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  • Teatro di Pompeo (palazzo Pio)
  • Roma
  •  
  • Italy
  • Latium
  • Rome
  • Rome

Credits

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  • AIAC_logo logo

Monuments

Periods

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Chronology

  • 55 BC - 500 AD

Season

    • Streets, piazzas and the modern Palazzo Pio and adjacent buildings today hide the remains of the Theater of Pompey. From the early 19th century, Palazzo Pio’s various owners have almost continuously altered and remodeled the structure, and its modern fabric now covers large areas that, in the early 19th century were open spaces (thus, for example, the Cinema Farnese extends over what was originally the NW court). Nonetheless, as in the Crypta Balbi, the SE court of Palazzo Pio (accessible from Via di Grotta Pinta) preserves important remnants of earlier stages in the history of the extant palazzo and its predecessors. In 2003, excavations for the foundations of two elevators in and near the court found that, in some zones, it had not been disturbed since the 18th century. In these trenches, the archaeological strata began 10-15 cm under the modern pavement and included pottery, some of which dated from the 12th and 13th centuries, and architectural fragments (including part of a painted Roman vault). Our 2009 excavations on the SW side of the court ended with a stratum (at 17.30 masl) filled with broken fragments of Cararra marble. The 2011-13 excavations will continue the work of 2009. Since the SE court and our 2009 excavation area are located under the cavea of the Theater of Pompey—and, in fact, we were probably just above one of the access passages that led into the cavea, the marble fragments in our trench (dating from the 12th and 13th centuries) show that, by that date, much of the cavea had fallen or been demolished, and the space below it was being used to break up and burn the Theater’s architectural elements and statues for new construction. We hope, therefore that out 2011-13 work in the archaeological strata below 17.39 masl will document part of the theater’s structure under the cavea and produce recognizable fragments of architecture and sculpture. Inasmuch as most of the minor remains of the theater previously found in Palazzo Pio and the surrounding streets have been lost, these new discoveries would have major significance in helping us better comprehend the structure and architectural character of Pompey’s famous lost theater.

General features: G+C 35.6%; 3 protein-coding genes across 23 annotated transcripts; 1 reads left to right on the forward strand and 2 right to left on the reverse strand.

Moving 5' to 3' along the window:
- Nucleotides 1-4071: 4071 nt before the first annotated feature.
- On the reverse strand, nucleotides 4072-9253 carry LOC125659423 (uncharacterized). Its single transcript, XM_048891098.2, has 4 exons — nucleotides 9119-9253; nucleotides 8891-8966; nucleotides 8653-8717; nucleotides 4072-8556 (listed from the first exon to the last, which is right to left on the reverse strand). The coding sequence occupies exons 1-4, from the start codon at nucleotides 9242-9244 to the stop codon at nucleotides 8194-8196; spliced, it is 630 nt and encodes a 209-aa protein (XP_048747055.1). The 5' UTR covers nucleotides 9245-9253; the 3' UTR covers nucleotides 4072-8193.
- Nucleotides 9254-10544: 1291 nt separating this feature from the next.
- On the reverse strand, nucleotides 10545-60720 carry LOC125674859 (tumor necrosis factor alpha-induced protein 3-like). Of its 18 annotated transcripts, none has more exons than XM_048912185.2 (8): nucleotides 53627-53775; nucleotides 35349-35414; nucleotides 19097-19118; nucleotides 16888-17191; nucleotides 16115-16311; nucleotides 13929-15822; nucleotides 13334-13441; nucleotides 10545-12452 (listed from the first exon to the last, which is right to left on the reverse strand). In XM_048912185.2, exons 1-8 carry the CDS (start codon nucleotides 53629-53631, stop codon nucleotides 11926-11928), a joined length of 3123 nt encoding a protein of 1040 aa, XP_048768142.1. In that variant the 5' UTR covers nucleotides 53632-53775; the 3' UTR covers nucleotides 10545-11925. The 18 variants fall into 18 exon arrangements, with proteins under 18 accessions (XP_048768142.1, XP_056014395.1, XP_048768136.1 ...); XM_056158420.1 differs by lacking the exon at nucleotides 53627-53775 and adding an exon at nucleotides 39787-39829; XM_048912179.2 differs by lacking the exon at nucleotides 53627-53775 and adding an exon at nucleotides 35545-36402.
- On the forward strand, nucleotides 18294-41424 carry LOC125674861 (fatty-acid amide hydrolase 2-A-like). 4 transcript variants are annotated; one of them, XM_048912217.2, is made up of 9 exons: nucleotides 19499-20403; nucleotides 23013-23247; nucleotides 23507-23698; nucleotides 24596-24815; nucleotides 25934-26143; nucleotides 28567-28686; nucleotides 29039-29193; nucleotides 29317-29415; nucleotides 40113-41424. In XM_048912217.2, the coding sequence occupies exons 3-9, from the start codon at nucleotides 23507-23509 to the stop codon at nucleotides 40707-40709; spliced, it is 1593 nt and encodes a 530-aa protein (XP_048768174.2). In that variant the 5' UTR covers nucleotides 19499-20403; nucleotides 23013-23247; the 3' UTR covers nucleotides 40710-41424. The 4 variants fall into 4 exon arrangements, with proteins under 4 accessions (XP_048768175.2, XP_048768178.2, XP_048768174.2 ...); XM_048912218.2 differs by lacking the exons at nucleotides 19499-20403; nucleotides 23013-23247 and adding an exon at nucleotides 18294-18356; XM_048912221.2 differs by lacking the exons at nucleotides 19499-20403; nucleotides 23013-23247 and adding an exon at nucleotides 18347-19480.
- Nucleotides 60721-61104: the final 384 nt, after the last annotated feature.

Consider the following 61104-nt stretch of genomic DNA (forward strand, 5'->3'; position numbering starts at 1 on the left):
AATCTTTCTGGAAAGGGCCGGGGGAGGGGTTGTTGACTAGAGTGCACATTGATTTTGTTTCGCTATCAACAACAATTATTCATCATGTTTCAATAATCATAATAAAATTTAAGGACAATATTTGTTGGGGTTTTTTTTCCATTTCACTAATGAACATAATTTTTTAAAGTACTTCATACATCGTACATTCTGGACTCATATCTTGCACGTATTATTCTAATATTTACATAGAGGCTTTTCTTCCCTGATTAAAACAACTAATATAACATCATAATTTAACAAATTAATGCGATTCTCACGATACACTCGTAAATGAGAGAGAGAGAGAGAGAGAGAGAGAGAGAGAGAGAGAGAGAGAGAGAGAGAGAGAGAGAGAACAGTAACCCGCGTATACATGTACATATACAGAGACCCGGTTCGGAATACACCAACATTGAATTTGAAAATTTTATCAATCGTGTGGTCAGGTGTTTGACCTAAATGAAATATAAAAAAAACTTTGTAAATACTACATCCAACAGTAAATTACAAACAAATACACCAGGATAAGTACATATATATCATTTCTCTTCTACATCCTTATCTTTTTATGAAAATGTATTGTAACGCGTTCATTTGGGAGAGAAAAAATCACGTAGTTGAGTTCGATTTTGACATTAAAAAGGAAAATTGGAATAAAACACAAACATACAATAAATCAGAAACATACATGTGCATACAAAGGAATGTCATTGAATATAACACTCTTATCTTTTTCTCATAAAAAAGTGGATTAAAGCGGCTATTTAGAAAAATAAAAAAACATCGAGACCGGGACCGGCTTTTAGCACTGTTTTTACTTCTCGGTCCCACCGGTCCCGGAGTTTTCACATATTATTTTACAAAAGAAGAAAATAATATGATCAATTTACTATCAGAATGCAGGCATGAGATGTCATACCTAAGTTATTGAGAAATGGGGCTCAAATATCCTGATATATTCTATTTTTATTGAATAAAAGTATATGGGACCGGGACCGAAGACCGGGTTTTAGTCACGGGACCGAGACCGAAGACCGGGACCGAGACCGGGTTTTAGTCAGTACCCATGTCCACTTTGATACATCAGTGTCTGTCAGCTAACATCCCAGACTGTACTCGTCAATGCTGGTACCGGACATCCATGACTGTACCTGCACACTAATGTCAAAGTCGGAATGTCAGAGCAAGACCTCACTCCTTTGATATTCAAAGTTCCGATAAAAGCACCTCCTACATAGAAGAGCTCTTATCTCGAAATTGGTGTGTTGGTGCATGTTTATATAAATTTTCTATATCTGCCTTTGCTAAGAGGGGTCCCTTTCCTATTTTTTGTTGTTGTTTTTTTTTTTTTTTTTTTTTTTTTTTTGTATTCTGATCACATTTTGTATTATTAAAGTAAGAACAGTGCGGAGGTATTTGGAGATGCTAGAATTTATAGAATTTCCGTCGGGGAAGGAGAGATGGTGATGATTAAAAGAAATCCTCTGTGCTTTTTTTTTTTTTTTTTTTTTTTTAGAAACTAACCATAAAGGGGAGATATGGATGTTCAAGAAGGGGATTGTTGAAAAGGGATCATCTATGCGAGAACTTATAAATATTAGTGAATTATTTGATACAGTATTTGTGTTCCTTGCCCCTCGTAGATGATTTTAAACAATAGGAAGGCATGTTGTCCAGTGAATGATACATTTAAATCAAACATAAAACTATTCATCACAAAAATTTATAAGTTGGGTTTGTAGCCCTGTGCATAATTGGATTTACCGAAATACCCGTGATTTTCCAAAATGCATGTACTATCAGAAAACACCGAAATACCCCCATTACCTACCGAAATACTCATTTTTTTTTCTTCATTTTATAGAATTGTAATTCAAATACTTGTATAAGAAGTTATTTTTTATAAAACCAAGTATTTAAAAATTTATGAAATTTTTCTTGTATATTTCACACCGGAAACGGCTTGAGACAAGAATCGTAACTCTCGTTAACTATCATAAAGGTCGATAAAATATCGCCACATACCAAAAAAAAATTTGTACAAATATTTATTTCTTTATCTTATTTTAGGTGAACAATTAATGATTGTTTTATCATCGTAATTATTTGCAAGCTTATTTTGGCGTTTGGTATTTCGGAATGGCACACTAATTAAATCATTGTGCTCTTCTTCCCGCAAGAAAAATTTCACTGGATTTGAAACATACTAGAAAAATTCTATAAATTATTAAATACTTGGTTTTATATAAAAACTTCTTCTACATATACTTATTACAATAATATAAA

Bibliography

    • J. E. Packer, 2006a, A New Look at Pompey’s Theater: History, Documentation, and Recent Excavation, in American Journal of Archaeology, 110: 93-122.
    • J. E. Packer, 2006b, Digitizing Roman Imperial architecture in the early 21st century: purposes, data, failures, and prospects, in L. Haselberger, J. Humphrey (eds), Imaging Ancient Rome. Documentation –Visualization –Imagination, JRA Supplementary Series 61: 309-20.
    • J. E. Packer, 2007a, With John Burge and Maria C. Gagliardo, Looking Again at Pompey’s Theater: The 2005 Excavation Season, in American Journal of Archaeology 111: 505-522.
    • J. E. Packer, 2007b, Drawing Pompey: Three Centuries of Documenting Pompey’s Theater (1833- 2006), in Res Bene gestae. Ricerche di storia urbana su Roma antica in onore Eva Margareta Steinby, Rome: 257-78.
    • J. E. Packer, 2011a, With M. C. Gagliardo, J. N. Hopkins, The Theater of Pompey, in 2009: A New Excavation, in Bollettino della Commissione Archeologica di Roma.
    • J. E. Packer, 2011b, Pompey’s Theater and Tiberius’ Temple of Concord: A Late Republican Primer for an Early Imperial Patron, in C. Björn Ewald, F. Carlos Noreña (eds), The Empero and Rome: Space, Representation and Ritual, in Yale Classical Studies.